Another great U.S. Open has come and gone. Congratulations to Serena Williams and Rafael Nadal on going into the record books with another impressive Grand Slam singles championship.

Yet receiving almost as much press as the victors was the fourth-round ousting of Roger Federer, one of the greatest male players in tennis history. In a four-set folly, fans witnessed the 17-time Grand Slam champion commit 43 unforced errors.

This comes off a second-round drubbing at Wimbledon for Federer at the hands of the world’s 116th ranked player. Not surprisingly, sports writers, columnists, commentators and bloggers have started to loudly call on the 32-year-old Federer to retire.

I hope Federer stays in the game a little longer. Playing at the pro level in any sport is hard, and in tennis it’s particularly easy for the chinks in the armor to show due to the one-on-one nature of competitive singles play. Chronic injuries and aging are often the culprits exposing subtle flaws that mean the difference between being ranked in the Top 10 or falling out of the Top 100.

Russian Anna Chakvetadze, a former Top 10 player, retired recently at age 26 due to chronic back injuries. She was ranked 577 when she announced she was leaving the game. American John Blake, once ranked No. 4 in the world, has been out of the Top 100 for well over a year. The popular 33-year-old player, who lost a five-set match at this year’s U.S. Open, no longer plans to compete at the pro level.

Yet there’s no reason to believe any player will totally give up the game – they just won’t be playing it competitively. Tennis is for a lifetime – that’s the UTSA motto. But as we age, modifications to your game are important to keep it fun and healthy.

Whether it’s the type of equipment you use, the surface you play on, or adapting new techniques or strategy to help make up for slower reaction time and/or power, there are a number of things you can do as you age to keep playing.

Preparation Time: As we age, soft tissue becomes less flexible, so it’s important to take time to warm up and stretch, and not just the legs. Your back takes a pounding from twisting and those powerful overhead slams, so stretch the lower and upper back. Lying flat on your back, bringing your knees toward your chest and letting them slump toward your right hip, then toward your left, is a great stretch for those lower back muscles.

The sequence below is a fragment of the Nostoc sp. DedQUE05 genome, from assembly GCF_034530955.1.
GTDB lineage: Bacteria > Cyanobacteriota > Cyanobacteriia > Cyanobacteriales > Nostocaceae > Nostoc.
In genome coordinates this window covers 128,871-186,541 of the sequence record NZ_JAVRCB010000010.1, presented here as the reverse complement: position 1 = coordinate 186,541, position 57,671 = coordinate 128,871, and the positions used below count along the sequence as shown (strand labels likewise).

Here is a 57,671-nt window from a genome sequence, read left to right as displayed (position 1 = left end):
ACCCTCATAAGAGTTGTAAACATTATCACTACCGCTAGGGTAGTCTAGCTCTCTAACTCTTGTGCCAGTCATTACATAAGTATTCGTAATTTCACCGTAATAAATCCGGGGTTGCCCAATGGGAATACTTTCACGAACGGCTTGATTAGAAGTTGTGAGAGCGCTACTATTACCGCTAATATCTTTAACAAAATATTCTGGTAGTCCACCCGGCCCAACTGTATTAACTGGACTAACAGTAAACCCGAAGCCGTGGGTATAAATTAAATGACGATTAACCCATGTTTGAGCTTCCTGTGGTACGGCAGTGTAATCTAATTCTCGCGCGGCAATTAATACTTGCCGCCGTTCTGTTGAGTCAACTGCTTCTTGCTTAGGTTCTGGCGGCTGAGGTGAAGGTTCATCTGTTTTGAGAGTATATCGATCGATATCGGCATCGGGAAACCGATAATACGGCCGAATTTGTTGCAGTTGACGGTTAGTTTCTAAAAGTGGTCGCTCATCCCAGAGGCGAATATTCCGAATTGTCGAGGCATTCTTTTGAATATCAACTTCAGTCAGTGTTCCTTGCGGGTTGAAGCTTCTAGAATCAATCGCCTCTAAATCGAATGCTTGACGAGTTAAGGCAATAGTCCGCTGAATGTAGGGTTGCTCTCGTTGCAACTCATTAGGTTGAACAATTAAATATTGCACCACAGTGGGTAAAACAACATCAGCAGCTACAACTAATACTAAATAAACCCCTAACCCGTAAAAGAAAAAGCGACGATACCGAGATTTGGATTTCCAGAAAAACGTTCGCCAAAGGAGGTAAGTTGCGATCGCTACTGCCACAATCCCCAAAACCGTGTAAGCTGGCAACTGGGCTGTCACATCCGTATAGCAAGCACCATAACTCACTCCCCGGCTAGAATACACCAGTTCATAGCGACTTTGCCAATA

If you have suffered knee or elbow injuries, you may need to take time for braces or wraps to provide extra support and warmth.

The Equipment Edge: In golf, older players who lose swing momentum tend to play with more flexible clubs to help them hang on to distance. It’s the same in tennis. As power fades, a more flexible racquet can help make up some of that difference. Don’t try to swing harder and faster as that can lead to shoulder and elbow injuries. Let the racquet do the work. Adjusting string tension is also a smart idea – taking it down so the ball gets more recoil action.

Strategies for life: If you love the excitement of serve and volley, of charging the net, you don’t have to give it up. But if you start to see your reaction and speed are slipping, it’s time to learn the joys of playing more on the back court. Take some pace off the ball and start mastering the position game. Make your opponent do more of the running while you look for the right opportunity to charge.

Finally, keep in mind that there are always exceptions to the aging rule – at least for a little while. Canadian doubles player Daniel Nestor just played in his 21st U.S. Open. At 41, he is the oldest regular player on the men’s tour, and he plans to play through next year. Maybe the answer to tennis longevity is in sharpening up your doubles game.

See you on the court.

Dr. Annette “Dr. Z” Zaharoff, a former professional tennis player on the WTA Circuit, heads the Non-Surgical Center of Texas, focusing on non-surgical alternatives to relive pain and repair injuries. Learn more about her at